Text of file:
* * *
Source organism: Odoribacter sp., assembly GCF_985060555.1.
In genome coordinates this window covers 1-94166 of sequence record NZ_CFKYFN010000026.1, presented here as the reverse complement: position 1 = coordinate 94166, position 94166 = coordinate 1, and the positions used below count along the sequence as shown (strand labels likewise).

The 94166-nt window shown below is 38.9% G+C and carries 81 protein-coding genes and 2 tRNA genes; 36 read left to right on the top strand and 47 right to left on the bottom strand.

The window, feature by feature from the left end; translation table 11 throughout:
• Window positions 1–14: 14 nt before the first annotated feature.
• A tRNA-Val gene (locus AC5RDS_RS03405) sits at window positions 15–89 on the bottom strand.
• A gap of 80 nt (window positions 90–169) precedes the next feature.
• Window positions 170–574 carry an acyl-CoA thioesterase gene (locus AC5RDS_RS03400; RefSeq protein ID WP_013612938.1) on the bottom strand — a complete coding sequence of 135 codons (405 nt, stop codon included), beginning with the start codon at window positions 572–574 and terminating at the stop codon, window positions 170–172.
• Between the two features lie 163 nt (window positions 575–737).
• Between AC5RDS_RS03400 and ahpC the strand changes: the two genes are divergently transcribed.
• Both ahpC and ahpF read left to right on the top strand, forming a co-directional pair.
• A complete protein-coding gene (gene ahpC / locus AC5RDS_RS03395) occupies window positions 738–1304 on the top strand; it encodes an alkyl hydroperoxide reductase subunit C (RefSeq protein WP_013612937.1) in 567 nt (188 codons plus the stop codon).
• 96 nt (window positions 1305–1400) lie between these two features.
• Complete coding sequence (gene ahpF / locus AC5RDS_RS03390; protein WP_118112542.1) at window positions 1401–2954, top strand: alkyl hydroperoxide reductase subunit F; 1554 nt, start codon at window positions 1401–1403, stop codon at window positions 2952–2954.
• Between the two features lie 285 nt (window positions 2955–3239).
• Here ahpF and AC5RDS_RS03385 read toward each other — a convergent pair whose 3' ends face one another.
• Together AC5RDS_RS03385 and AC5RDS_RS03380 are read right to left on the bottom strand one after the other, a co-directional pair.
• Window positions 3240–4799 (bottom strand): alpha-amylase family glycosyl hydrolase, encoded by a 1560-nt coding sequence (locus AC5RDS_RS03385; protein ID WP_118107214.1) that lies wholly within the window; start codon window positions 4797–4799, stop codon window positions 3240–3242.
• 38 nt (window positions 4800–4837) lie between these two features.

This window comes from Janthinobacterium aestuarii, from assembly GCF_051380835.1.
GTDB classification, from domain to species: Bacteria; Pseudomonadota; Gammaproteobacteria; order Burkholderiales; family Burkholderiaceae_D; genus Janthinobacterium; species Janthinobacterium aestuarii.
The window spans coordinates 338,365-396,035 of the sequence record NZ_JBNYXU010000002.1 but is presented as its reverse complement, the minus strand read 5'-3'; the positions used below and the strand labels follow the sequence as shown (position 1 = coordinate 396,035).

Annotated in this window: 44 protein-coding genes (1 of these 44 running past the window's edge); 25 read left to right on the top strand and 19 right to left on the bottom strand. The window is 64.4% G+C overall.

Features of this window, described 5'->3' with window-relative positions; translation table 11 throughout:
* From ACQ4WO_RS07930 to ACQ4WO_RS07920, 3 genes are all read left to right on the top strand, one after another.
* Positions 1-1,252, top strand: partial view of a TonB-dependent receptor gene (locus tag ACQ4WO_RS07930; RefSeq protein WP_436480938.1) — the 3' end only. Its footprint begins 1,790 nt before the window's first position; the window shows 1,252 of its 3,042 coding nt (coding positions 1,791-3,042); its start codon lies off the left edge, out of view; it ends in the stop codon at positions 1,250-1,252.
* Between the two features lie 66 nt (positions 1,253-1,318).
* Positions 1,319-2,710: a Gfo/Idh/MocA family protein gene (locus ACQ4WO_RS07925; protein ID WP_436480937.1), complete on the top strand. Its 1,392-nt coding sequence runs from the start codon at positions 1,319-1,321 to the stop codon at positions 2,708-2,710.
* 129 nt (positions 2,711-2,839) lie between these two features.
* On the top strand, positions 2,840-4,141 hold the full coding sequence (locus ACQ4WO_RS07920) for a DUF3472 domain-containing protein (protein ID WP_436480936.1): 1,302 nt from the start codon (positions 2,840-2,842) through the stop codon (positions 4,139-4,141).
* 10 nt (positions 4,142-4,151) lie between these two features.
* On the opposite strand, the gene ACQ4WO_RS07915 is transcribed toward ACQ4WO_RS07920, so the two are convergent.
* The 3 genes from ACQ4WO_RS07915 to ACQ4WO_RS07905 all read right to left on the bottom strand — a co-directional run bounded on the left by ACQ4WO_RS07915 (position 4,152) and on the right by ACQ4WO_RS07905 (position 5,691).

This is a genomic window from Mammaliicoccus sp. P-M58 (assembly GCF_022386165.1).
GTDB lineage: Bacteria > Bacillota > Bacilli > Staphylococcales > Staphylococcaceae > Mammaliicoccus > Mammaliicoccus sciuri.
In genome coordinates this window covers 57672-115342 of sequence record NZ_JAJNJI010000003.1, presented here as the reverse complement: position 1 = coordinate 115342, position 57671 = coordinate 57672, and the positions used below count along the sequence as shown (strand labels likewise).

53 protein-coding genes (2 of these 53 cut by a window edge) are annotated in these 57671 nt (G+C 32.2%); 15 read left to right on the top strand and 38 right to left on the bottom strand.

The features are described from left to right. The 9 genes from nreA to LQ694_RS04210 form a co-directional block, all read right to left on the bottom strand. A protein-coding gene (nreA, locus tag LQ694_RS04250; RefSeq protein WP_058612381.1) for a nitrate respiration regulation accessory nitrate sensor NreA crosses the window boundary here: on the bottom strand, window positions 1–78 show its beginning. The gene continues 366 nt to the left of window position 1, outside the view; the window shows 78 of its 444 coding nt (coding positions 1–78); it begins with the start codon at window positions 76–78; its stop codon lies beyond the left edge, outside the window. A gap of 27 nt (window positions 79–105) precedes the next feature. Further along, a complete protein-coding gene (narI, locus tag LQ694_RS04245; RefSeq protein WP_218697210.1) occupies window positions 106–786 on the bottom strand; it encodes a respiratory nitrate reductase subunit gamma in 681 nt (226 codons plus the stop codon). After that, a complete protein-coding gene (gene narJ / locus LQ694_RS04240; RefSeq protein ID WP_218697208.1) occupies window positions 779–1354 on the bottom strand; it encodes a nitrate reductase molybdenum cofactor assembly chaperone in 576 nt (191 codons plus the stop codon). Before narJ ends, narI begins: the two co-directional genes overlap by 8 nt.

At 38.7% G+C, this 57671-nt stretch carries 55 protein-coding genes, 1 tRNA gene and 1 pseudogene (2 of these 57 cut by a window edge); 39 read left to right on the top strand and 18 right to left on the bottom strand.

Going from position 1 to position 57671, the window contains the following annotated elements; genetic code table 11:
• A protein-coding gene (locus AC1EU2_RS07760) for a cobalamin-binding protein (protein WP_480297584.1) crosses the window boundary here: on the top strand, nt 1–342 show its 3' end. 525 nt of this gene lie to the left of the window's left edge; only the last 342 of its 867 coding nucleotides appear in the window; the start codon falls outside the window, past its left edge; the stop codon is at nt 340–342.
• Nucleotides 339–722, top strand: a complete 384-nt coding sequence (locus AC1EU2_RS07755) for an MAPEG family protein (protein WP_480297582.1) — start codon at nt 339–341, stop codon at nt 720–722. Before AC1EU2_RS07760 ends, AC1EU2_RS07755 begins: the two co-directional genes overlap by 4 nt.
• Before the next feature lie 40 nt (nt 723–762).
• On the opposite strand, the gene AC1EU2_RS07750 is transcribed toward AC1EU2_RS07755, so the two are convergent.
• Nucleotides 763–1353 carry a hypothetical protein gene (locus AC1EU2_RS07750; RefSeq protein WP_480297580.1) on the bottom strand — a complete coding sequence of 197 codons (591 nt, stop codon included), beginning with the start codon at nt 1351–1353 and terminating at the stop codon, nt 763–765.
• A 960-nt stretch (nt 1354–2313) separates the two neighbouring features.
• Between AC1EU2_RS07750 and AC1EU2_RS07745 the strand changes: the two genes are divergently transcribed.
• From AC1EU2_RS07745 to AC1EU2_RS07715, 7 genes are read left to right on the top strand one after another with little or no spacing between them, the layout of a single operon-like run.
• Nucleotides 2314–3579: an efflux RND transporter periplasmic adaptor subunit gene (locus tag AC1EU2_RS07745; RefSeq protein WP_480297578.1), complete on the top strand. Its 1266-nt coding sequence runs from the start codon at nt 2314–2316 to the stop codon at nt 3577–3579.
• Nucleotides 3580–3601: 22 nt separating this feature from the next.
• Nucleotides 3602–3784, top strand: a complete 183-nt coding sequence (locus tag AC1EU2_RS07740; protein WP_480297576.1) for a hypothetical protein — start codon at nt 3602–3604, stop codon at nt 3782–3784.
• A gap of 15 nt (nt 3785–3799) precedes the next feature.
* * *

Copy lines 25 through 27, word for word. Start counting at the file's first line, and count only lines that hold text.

* From ACQ4WO_RS07930 to ACQ4WO_RS07920, 3 genes are all read left to right on the top strand, one after another.
* Positions 1-1,252, top strand: partial view of a TonB-dependent receptor gene (locus tag ACQ4WO_RS07930; RefSeq protein WP_436480938.1) — the 3' end only. Its footprint begins 1,790 nt before the window's first position; the window shows 1,252 of its 3,042 coding nt (coding positions 1,791-3,042); its start codon lies off the left edge, out of view; it ends in the stop codon at positions 1,250-1,252.
* Between the two features lie 66 nt (positions 1,253-1,318).